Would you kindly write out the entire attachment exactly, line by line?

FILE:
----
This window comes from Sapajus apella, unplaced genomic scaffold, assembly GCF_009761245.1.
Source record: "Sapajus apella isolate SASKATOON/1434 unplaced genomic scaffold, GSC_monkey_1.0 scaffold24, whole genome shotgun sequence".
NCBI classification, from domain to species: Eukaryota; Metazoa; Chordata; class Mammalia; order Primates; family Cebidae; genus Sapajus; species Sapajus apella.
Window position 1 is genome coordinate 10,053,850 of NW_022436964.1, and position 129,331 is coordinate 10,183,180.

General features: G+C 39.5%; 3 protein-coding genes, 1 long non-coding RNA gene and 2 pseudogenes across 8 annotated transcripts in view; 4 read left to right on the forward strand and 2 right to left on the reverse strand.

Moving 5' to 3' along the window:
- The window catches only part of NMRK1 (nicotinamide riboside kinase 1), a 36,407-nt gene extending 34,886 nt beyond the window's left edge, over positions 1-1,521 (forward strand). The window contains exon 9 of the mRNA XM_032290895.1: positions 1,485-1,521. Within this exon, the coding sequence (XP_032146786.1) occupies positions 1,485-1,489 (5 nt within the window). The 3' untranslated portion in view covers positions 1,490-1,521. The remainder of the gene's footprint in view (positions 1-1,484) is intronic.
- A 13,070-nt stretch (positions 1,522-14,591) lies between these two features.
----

This window comes from Sapajus apella, unplaced genomic scaffold, assembly GCF_009761245.1.
Source record: "Sapajus apella isolate SASKATOON/1434 unplaced genomic scaffold, GSC_monkey_1.0 scaffold24, whole genome shotgun sequence".
NCBI classification, from domain to species: Eukaryota; Metazoa; Chordata; class Mammalia; order Primates; family Cebidae; genus Sapajus; species Sapajus apella.
Window position 1 is genome coordinate 10,053,850 of NW_022436964.1, and position 129,331 is coordinate 10,183,180.

General features: G+C 39.5%; 3 protein-coding genes, 1 long non-coding RNA gene and 2 pseudogenes across 8 annotated transcripts in view; 4 read left to right on the forward strand and 2 right to left on the reverse strand.

Moving 5' to 3' along the window:
- The window catches only part of NMRK1 (nicotinamide riboside kinase 1), a 36,407-nt gene extending 34,886 nt beyond the window's left edge, over positions 1-1,521 (forward strand). The window contains exon 9 of the mRNA XM_032290895.1: positions 1,485-1,521. Within this exon, the coding sequence (XP_032146786.1) occupies positions 1,485-1,489 (5 nt within the window). The 3' untranslated portion in view covers positions 1,490-1,521. The remainder of the gene's footprint in view (positions 1-1,484) is intronic.
- A 13,070-nt stretch (positions 1,522-14,591) lies between these two features.